Im Jong-seok to face questioning on power abuse

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Im Jong-seok to face questioning on power abuse

Im Jong-seok, former presidential chief of staff, said Wednesday he will submit to the prosecution’s questioning as a criminal suspect on Thursday, criticizing Prosecutor General Yoon Seok-youl for abusing the power of his office for a “political purpose.”

Im, who served as President Moon Jae-in’s chief of staff from May 2017 till January 2019, posted a message on his Facebook to announce his decision to appear at the prosecution for an investigation into an allegation that top Blue House officials had abused power to influence the Ulsan mayoral election in 2018.

The Seoul Central District Prosecutors’ Office spent the last two months investigating suspicions that aides to President Moon helped Song Cheol-ho to win the election in June 2018 by triggering a police investigation into his rival, then Ulsan Mayor Kim Gi-hyeon, on possible corruption just three months before the race in order to sway public opinion. A month before the election, police referred the case to the prosecution, but prosecutors in March 2019 cleared Kim of any wrongdoing - and criticized the police for overreacting. The prosecution said Wednesday that it indicted 13 people including Ulsan Mayor Song, Ulsan Vice Mayor Song Byung-gi and former Ulsan Police chief Hwang Un-ha for election law violations.

Former Senior Presidential Secretary for Political Affairs Han Byung-do; former Presidential Secretary for Civil Affairs Baek Won-woo and former Presidential Secretary for Anticorruption Park Hyoung-chul were also among the indicted suspects.

Im, who agreed to show up for questioning on Thursday, and Presidential Secretary for Civil Affairs Lee Gwang-cheol, who appeared for questioning earlier in the day, were not indicted on Wednesday.

Earlier in the day, Im said Prosecutor General Yoon and some prosecutors are recklessly pushing forward the case. “This is not an investigation, but more politics,” he said in his Facebook posting. “They were not going after objective facts. They are framing us with meticulous planning for a political purpose.”

Im said Yoon is concentrating too much power on this investigation, while other outstanding cases are ignored. “The prosecution raided the Blue House, the prime minister’s office, Finance Ministry and National Policy Agency,” Im said. “They obstinately summoned over 20 Blue House officials. The people will wait and see what outcome they will produce.”

Im warned that Yoon must seriously think about if he were meddling in politics and upcoming elections with the current probe.

Im also complained that the prosecution was manipulating the media. Although he had presented reasonable excuses to the prosecution on why he wants to delay the questioning, prosecution sources gave the impression to the press that he was avoiding the questioning, Im said.

In November, shortly after the prosecution began the investigation into the Blue House, Im made a surprise announcement that he will retire from politics. That decision fueled speculation that he will not run in the April 15 general election in order to protect the ruling Democratic Party (DP) from attacks concerning his suspected role in the scandal.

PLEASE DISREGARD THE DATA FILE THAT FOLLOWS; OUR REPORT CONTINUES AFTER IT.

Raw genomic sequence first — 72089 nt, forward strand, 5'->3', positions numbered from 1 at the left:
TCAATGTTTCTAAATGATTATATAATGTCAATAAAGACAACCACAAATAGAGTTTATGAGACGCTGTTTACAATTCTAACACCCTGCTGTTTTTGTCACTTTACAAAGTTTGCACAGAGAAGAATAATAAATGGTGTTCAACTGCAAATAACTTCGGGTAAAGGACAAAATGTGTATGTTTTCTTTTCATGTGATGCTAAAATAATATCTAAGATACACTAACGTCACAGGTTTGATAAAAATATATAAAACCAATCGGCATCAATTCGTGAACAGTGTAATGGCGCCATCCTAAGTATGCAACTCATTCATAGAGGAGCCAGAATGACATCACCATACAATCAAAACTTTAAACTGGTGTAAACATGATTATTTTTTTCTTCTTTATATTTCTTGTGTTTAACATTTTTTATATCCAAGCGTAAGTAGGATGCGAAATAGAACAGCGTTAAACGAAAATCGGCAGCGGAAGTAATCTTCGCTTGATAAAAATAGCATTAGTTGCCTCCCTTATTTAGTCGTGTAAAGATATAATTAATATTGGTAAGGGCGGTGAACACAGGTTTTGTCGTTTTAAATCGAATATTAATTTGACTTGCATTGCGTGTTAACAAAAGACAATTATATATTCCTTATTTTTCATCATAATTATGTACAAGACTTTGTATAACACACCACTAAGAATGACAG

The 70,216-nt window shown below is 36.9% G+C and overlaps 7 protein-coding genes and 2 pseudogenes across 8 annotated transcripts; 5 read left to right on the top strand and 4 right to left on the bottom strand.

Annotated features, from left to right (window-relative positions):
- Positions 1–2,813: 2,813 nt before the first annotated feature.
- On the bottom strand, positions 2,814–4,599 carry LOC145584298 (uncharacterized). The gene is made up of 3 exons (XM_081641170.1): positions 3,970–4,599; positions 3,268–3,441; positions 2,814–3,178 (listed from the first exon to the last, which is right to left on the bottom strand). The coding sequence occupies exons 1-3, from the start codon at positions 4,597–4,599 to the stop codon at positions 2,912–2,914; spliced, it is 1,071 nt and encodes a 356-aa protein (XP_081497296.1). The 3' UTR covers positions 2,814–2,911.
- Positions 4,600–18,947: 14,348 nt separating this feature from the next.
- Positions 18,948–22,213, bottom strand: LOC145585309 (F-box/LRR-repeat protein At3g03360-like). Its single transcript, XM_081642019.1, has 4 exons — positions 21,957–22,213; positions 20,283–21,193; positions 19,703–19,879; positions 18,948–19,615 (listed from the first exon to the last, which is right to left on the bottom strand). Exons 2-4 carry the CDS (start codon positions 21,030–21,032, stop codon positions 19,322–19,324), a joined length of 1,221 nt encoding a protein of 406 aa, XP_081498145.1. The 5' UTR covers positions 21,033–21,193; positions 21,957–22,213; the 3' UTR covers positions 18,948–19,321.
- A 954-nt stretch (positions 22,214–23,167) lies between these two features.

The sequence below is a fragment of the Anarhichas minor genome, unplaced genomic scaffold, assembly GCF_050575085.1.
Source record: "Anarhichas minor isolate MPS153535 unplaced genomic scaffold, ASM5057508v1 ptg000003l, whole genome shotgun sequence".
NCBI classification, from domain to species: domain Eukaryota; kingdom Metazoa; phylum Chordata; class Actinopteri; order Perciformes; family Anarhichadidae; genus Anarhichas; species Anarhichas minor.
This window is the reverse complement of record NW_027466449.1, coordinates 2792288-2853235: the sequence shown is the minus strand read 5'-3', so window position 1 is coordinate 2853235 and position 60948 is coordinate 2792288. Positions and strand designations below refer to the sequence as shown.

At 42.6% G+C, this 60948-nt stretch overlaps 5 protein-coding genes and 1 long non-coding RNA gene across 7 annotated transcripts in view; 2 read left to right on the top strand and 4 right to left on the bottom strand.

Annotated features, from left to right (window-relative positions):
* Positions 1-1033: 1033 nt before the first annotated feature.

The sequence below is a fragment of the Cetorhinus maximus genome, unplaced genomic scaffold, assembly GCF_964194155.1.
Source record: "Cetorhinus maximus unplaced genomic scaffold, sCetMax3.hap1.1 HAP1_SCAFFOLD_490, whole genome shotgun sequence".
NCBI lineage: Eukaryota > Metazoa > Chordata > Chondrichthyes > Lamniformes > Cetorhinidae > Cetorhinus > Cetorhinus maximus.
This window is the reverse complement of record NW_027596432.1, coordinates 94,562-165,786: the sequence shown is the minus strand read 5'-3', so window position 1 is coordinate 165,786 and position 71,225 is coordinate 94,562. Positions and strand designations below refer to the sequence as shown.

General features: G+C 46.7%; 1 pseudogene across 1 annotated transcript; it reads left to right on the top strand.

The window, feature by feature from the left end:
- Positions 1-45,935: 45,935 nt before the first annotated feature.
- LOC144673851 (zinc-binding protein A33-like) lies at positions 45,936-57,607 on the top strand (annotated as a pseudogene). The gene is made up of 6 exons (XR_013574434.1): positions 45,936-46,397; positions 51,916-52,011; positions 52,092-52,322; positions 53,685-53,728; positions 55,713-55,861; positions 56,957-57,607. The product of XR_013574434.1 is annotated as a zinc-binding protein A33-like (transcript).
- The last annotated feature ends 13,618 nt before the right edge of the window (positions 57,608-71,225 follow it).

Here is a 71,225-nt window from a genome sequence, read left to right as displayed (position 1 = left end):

After newly installed Justice Minister Choo Mi-ae conducted two massive reshuffles of the prosecution earlier this month and effectively dismantled the investigation team, Im resumed his political activity last week as a keynote speaker to promote the DP’s vision.

As DP Chairman Lee Hae-chan and former Prime Minister Lee Nak-yon made public appeals to Im to run in the April 15 general elections, critics, including former Dongyang University professor Chin Jung-kwon, said Im was shamelessly planning a political return because the reshuffles have weakened the prosecution.

The prosecution said the Blue House is trying to undermine the legitimacy of the probe. “Evidence, including a personal notebook belonging to Ulsan’s Vice Mayor Song Byung-gi, showed the connection of the Blue House officials to the case,” said a prosecutor. “If we don’t investigate this, that’s what you call politics.”

Last month, the prosecutors seized the notebook from the vice mayor, the alleged source who gave a tip-off to a Blue House official, triggering the police investigation into then Mayor Kim’s aides in 2017. The 30-page notebook reportedly contained details of Song’s meeting with presidential aides to discuss Song Cheol-ho’s campaign.

“We conducted a search and seizure with warrants issued by the court,” the prosecutor said. “And we summoned suspects legitimately. They think they are above the law by challenging our investigation.”

Another prosecutor said it is the key members of the Moon administration who are abusing power. “They postponed the questioning for a month, but they suddenly decided to show up after [the Justice Ministry] demoted prosecutors who were investigating their case,” said the prosecutor. “If they were ordinary suspects, they could have not dreamed of such practice. Who is abusing power now?”

Sources in the prosecution told the JoongAng Ilbo that prosecutors have asked Lee Sung-yoon, the new chief of the Seoul Central District Prosecutors’ Office and an ally of Justice Minister Choo, on Tuesday to authorize the indictment of key suspects in the Ulsan mayoral election case.

On Wednesday, top prosecutors including Prosecutor General Yoon and Lee held a meeting, and Yoon authorized the indictments against 13 suspects.

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